Description of

Statistics of (YTD)

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TotalReturn:

'Total return, when measuring performance, is the actual rate of return of an investment or a pool of investments over a given evaluation period. Total return includes interest, capital gains, dividends and distributions realized over a given period of time. Total return accounts for two categories of return: income including interest paid by fixed-income investments, distributions or dividends and capital appreciation, representing the change in the market price of an asset.'

Which means for our asset as example:
  • Looking at the total return of 26.1% in the last 5 years of , we see it is relatively smaller, thus worse in comparison to the benchmark SPY (68.1%)
  • Compared with SPY (47.1%) in the period of the last 3 years, the total return, or performance of 1.7% is smaller, thus worse.

CAGR:

'The compound annual growth rate isn't a true return rate, but rather a representational figure. It is essentially a number that describes the rate at which an investment would have grown if it had grown the same rate every year and the profits were reinvested at the end of each year. In reality, this sort of performance is unlikely. However, CAGR can be used to smooth returns so that they may be more easily understood when compared to alternative investments.'

Which means for our asset as example:
  • Looking at the compounded annual growth rate (CAGR) of 4.7% in the last 5 years of , we see it is relatively smaller, thus worse in comparison to the benchmark SPY (11%)
  • Looking at annual return (CAGR) in of 0.6% in the period of the last 3 years, we see it is relatively lower, thus worse in comparison to SPY (13.8%).

Volatility:

'Volatility is a statistical measure of the dispersion of returns for a given security or market index. Volatility can either be measured by using the standard deviation or variance between returns from that same security or market index. Commonly, the higher the volatility, the riskier the security. In the securities markets, volatility is often associated with big swings in either direction. For example, when the stock market rises and falls more than one percent over a sustained period of time, it is called a 'volatile' market.'

Which means for our asset as example:
  • Looking at the historical 30 days volatility of 11.1% in the last 5 years of , we see it is relatively smaller, thus better in comparison to the benchmark SPY (13.2%)
  • During the last 3 years, the historical 30 days volatility is 9.9%, which is lower, thus better than the value of 12.4% from the benchmark.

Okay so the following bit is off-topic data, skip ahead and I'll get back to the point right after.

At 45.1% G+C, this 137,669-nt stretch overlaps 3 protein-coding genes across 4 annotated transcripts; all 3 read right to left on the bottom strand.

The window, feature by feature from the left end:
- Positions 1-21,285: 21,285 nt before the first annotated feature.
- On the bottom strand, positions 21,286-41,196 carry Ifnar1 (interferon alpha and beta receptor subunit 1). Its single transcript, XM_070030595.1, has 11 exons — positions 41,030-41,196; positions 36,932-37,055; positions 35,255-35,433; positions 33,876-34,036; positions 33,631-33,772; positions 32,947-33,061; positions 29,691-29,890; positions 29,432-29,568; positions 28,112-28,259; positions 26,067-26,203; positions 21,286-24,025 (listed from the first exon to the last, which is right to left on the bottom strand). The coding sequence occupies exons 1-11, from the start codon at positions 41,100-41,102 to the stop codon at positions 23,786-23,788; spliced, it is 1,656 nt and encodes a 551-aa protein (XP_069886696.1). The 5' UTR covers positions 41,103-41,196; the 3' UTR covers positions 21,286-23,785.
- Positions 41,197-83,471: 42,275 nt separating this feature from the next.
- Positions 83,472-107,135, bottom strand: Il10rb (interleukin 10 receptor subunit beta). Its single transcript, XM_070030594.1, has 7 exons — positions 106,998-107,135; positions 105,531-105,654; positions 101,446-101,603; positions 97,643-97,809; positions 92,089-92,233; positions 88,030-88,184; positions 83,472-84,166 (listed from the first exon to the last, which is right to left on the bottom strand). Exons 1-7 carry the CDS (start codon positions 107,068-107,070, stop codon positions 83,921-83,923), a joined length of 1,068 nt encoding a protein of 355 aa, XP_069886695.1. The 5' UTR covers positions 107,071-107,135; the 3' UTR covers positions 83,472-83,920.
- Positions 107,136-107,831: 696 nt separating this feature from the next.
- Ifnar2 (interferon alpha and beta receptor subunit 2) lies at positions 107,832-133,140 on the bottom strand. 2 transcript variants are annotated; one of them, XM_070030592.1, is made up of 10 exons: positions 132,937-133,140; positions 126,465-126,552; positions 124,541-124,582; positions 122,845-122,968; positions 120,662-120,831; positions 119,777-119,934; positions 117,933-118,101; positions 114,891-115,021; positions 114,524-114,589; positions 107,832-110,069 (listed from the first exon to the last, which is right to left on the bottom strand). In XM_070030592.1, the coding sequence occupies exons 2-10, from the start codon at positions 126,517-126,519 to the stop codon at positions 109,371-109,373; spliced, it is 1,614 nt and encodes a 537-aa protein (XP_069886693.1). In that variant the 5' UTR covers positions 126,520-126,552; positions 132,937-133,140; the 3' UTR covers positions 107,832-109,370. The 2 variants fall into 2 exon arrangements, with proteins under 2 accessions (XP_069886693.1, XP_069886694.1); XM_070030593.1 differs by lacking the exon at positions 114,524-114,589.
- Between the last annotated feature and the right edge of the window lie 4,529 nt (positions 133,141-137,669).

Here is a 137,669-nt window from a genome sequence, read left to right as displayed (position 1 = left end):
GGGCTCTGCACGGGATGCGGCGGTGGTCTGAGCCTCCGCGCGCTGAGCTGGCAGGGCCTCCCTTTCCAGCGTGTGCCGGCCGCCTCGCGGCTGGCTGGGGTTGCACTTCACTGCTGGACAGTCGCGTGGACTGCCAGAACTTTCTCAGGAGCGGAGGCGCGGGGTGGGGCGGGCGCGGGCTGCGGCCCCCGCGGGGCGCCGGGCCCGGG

DownVol:

'The downside volatility is similar to the volatility, or standard deviation, but only takes losing/negative periods into account.'

Which means for our asset as example:
  • The downside deviation over 5 years of is 12%, which is lower, thus better compared to the benchmark SPY (14.6%) in the same period.
  • During the last 3 years, the downside deviation is 10.7%, which is lower, thus better than the value of 14% from the benchmark.

Sharpe:

'The Sharpe ratio (also known as the Sharpe index, the Sharpe measure, and the reward-to-variability ratio) is a way to examine the performance of an investment by adjusting for its risk. The ratio measures the excess return (or risk premium) per unit of deviation in an investment asset or a trading strategy, typically referred to as risk, named after William F. Sharpe.'

Which means for our asset as example:
  • The ratio of return and volatility (Sharpe) over 5 years of is 0.2, which is lower, thus worse compared to the benchmark SPY (0.64) in the same period.
  • Compared with SPY (0.91) in the period of the last 3 years, the risk / return profile (Sharpe) of -0.2 is lower, thus worse.

Sortino:

'The Sortino ratio, a variation of the Sharpe ratio only factors in the downside, or negative volatility, rather than the total volatility used in calculating the Sharpe ratio. The theory behind the Sortino variation is that upside volatility is a plus for the investment, and it, therefore, should not be included in the risk calculation. Therefore, the Sortino ratio takes upside volatility out of the equation and uses only the downside standard deviation in its calculation instead of the total standard deviation that is used in calculating the Sharpe ratio.'